Having recently returned from my tour of a few farmer’s markets and local shops from my travels, to be introduced once weekly in the next month in my “Locavore on the Road” posts, I had the pleasure of using my last peach, procured from a market very close to its origins in South Carolina.
While on the road I didn’t have much opportunity to cook, thus I bought three different kinds of peaches: donut, white, and traditional (these must have a name, but they were just called “regular” or “yellow” peaches by the locals) and brought some as a hostess gift for my cousin (see Locavore on the Road: Buffalo). In tasting the three kinds, I did notice a few subtle differences. The white and donut peaches had firmer flesh and a bit of an almost citrus-y bite to them. The donut – funny, squashed-looking peaches that are shped like a two-inch disk, with a small pit – was a bit less firm, and had a flavor a bit more “peachy” as us northerners are familiar. The yellow peach was perfectly firm, being picked fresh and at the peak of ripeness, was juicy, with a skin tough enough to survive a 600 plus mile road trip.
I personally like my fresh peaches with a squeeze of lime (although I know that is not local). Although a drizzle of local honey or yogurt or certainly naked would all be delicious when you are dealing with a fruit this fresh. Baked in a cobbler would be fantastic as well. (Perhaps add a touch of cardamom or nutmug to really enhance the flavor!)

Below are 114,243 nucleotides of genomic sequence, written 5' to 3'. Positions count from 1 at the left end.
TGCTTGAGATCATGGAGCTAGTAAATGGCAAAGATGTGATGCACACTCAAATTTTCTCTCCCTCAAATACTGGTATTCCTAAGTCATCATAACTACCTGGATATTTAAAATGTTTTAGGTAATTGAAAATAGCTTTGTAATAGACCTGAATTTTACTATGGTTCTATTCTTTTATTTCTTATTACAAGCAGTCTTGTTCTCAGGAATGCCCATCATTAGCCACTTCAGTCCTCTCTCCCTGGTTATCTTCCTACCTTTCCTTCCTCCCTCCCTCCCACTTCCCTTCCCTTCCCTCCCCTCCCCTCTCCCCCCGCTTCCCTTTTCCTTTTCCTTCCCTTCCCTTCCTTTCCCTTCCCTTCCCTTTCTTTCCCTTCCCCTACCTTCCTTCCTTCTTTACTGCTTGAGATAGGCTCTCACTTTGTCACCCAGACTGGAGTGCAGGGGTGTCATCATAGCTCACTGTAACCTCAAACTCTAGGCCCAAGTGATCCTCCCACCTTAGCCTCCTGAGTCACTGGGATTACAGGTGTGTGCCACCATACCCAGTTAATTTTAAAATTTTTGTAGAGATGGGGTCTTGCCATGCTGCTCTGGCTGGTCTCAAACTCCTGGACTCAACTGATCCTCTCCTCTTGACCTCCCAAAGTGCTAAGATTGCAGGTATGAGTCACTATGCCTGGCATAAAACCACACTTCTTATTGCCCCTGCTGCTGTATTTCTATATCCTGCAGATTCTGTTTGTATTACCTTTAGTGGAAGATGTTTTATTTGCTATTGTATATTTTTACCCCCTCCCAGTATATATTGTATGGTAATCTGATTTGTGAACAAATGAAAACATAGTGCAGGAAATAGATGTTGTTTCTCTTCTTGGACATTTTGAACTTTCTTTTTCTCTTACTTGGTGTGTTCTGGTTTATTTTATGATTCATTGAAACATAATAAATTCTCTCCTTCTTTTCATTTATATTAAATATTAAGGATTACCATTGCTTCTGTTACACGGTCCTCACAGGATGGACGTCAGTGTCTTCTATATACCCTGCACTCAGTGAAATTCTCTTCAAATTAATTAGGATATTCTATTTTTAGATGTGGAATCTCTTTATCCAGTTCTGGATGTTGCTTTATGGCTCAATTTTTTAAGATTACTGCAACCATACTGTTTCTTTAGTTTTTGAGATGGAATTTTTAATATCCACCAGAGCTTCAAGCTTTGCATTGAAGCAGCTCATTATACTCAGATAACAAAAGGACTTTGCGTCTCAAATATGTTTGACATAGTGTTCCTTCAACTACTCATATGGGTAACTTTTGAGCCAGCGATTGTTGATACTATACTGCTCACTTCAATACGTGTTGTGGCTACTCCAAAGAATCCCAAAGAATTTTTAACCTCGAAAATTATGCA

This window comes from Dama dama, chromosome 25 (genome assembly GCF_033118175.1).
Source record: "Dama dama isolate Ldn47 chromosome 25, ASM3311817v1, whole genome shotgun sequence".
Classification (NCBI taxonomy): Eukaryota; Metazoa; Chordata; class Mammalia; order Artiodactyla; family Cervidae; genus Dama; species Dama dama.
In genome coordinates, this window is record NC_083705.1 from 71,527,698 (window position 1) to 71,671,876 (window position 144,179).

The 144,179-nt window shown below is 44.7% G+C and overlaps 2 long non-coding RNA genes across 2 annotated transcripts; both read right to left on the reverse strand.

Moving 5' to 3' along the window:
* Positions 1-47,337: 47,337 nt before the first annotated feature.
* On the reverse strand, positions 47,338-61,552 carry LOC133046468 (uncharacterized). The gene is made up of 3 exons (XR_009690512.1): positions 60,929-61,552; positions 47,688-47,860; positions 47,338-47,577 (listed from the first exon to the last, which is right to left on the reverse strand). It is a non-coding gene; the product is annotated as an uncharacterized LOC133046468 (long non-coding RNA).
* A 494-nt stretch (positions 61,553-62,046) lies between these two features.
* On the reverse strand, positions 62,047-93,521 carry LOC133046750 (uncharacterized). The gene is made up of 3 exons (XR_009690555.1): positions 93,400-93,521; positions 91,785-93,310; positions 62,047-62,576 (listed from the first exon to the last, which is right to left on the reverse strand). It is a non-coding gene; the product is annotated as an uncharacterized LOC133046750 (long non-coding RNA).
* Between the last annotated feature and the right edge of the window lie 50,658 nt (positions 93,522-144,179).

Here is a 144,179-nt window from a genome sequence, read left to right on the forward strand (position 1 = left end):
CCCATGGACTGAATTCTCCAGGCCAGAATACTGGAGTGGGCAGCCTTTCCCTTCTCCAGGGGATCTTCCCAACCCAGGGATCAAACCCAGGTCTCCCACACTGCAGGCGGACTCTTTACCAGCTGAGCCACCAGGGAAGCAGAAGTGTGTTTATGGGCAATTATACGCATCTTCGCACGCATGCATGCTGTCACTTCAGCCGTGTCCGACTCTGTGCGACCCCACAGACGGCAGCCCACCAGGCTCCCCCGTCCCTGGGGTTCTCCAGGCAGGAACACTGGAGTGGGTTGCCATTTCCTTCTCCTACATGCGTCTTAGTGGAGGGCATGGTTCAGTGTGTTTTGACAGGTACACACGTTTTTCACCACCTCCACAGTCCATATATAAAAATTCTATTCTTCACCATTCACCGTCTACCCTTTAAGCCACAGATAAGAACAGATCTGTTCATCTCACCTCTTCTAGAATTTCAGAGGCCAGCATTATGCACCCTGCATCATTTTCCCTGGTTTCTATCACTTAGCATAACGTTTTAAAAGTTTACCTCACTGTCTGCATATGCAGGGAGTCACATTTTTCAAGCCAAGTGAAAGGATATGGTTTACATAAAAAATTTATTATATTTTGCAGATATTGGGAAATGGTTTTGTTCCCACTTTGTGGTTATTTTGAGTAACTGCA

But, last night, I had one peach left, and some locally born and bred pork chops. I also had a surviving, if bruised, tomato from our travels and some mint from our garden. Thus, I seasoned the chops with a spicy grill rub (dried garlic, chili powder, touch of cumin, dried mustard, smoky salt, pepper) and cooked them on my grill pan until the meat was just barely done and then let them set while I finished cooking a quick peach salsa to serve with it. A fitting farewell for my final local peach.
Chop: one peach, one tomato, one spring onion or large scallion, optional chopped habanero – add to saute pan with juices (on medium/ medium-low)
*note: the freshest ingredients must be used or the salsa won’t be juicy enough. Using canned diced or whole tomatoes would work better than fresh-but-not-garden-fresh tomatoes.
As the above mixture reduces and softens, season with smoky salt, pepper, tsp of brown sugar (or honey), light dash of cumin. Add a touch of water if too dry before the fruits and veg start to release their own juices – you want a chunky salsa consistency. Finish with a 1/2 T of acid – I used balsamic, but could have used lemon or lime – and cook another minute. It is ready when the peaches are soft and the liquid has thickened a bit. Serve over the pork chops.